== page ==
“An inspired action is one of my favorite concepts.”
Inspiration moves us to act on ideas with passion and exuberance. Inspiration takes our work to the next level, keeps us moving forward, and ultimately, inspiration helps to build our creative visions real.
One of the most harmful ideas about inspiration to come out of self-development is that to do our best work we must feel inspired—note the word “feel.” This translates to many creative, amazing humans sitting around frustrated, waiting for inspiration to show up.
Unfortunately, waiting to “feel” inspired is a long, winding path to nowhere.
As a brewer, I’ve been steeped in the self-development culture since walking into my first Job a few years ago. As much as I wanted to buy into the New Age idea that inspiration would arrive on the regular, I tried living that story and didn’t like the ending.
I was horrible at making things done because I kept waiting to “feel inspired.” If I did happen to locate some inspiration and start something, finishing was painful. I would whine and get behind my feet because inspiration would inevitably disappear.
What I learned from Brewing is that real inspiration is courted.
I can say with a great deal of certainty that my first Beer batch changed the trajectory of my life. I couldn’t await to return for my second beer batch. Except by the time the second brew rolled around, I wasn’t experiencing it. I hemmed, hawed, and didn’t want to go. Yet, I knew there was something there for me, so I went despite not “feeling” it.
That decision was a game-changer.
Over and over, I went to brew, and even committed to a home brewing, before finally becoming a professional brewer. More frequently than not, I haven’t felt inspired to show up. Nonetheless, I learned that by showing up I was meeting inspiration halfway. I set up that inspiration was often hidden in the decidedly frustrating moments of my brewing.
As a former “need to feel inspired” person, this teaching continues to work miracles in my life. Though I can’t predict when inspiration will arrive, I can trust that showing up with intention creates space for inspiration to discover me.
Here are some delicious lessons of wisdom that brewing has taught me about courting inspiration in order to be a creative force for good in the brewing world:
1. Just show up.
“Practice and all is coming.”
Just in case you didn’t pick up on this, showing up is half the battle. In that respect is no benefit if we don’t make it to class or roll out our mats regularly. This can be tough. Only it’s a universal rule: showing up and doing the work, over and over again, is what matters most.
Be it the brewery or any creative work, showing up—every day—is the only way to create results and make the kind of impact we hope for.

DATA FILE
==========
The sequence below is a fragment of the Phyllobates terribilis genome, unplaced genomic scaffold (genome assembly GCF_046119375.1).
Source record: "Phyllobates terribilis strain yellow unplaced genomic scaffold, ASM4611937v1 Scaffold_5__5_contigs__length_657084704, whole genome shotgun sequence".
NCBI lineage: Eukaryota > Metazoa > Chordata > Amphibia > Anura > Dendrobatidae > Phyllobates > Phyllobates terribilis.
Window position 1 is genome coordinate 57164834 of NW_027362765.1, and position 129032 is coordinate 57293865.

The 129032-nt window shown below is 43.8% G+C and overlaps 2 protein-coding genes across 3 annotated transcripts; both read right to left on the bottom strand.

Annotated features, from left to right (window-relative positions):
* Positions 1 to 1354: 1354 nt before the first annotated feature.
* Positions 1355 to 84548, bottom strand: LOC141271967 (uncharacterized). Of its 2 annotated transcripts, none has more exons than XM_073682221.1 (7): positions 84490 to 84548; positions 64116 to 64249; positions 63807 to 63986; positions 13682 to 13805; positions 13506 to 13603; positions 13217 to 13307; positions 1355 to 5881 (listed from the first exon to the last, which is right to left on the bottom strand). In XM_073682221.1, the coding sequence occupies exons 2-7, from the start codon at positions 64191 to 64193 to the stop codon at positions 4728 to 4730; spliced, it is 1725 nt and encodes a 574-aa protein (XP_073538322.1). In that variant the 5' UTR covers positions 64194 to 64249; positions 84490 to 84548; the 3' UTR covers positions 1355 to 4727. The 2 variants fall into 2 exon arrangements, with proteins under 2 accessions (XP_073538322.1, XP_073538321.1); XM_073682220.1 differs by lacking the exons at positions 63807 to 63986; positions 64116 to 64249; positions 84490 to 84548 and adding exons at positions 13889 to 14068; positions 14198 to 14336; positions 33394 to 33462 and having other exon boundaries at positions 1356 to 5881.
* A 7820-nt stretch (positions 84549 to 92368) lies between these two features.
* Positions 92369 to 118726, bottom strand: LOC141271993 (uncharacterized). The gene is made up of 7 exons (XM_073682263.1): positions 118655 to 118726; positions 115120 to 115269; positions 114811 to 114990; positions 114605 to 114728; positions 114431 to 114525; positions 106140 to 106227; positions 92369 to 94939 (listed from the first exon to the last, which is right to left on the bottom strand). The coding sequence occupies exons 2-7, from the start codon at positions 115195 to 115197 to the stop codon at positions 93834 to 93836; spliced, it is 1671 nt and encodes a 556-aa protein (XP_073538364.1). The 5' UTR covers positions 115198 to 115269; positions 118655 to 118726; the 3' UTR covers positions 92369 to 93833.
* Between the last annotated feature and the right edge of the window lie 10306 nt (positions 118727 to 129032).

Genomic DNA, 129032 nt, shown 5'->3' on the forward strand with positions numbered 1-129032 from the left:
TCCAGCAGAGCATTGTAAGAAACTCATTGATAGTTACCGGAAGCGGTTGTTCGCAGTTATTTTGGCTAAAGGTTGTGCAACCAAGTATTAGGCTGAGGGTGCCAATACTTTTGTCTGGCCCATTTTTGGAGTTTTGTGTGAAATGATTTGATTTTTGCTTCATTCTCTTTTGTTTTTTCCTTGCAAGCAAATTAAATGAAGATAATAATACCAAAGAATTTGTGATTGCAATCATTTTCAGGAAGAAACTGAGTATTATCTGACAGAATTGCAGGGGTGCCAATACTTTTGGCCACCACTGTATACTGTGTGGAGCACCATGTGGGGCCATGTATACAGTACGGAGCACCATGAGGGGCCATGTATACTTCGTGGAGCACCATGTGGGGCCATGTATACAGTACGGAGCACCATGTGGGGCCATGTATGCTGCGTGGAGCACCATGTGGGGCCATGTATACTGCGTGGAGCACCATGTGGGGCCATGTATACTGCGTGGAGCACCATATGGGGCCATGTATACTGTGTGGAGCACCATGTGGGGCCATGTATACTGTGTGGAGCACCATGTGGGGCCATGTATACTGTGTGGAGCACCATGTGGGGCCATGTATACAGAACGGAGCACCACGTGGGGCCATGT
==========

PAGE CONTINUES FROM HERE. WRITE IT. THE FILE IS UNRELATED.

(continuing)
2. Take action at your border.
When we decide to show up, the goal isn’t staying in our comfort zone but to stretch our limits. We don’t want to stretch to a place of pain, but to a piazza where we are working at our edges, challenging ourselves in ways that will create greater depth and capability in all areas of our life.
Growth is a function of our willingness to be uncomfortable. Like brewing, doing our creative work provides almost limitless opportunity to find out how to stay with the intensity of sensation that we find at our edges. Whether we are brewing for the first time in the beginning days of my vocation, learning to be comfortable with discomfort is key.
3. Again, keep breathing and relax your limbs
When we are taking action that continues beyond our current capacity, the inspiration is our ally. If we have gone way beyond our edges, we won’t be able to stay with the loudness. Our breath will be ragged—or we will barely be breathing. We are no longer present.
If we aren’t present in those key moments of discomfort, then we are likely in fight-or-flight, which doesn’t support alignment or right action in whatever circumstance. In the Brewhouse, we may injure ourselves from not being present in our bodies. In our creative work, we might freeze up at a critical moment or push into a piazza that we aren’t really ready to be.
Orienting to the inspiration, helps us stay in a state of relaxed focus, even in the face of intense sensations. It helps us stay grounded, which helps us get the right action at the right time—with greater awareness and ease.
4. Be willing to fail publicly
It might still look like a failure—and that’s okay. Failure is a great teacher. To flunk is to be given an opportunity to get curious and notice what happened and adjust our intentions, our energy, or our actions.
We create space for inspiration by showing up and that inherently includes a potential for failure. Still, it’s wise to remember that failure isn’t really failing—it’s simply a stepping stone to the next level of mastery.
5. Say thank you often
This gratitude keeps us aware of the fact that we are here, on Earth, to contribute our gifts and talents in a meaningful way for the brewing world. This pattern makes it easier to keep showing up, over and over again.
So please, don’t wait for inspiration to find you. Call to inspiration by stepping onto your mat, or sitting down to write, or reaching out to your ideal customers.
When you show up, miracles happen and inspiration arrives to keep you moving forward, and ultimately make your visions a reality.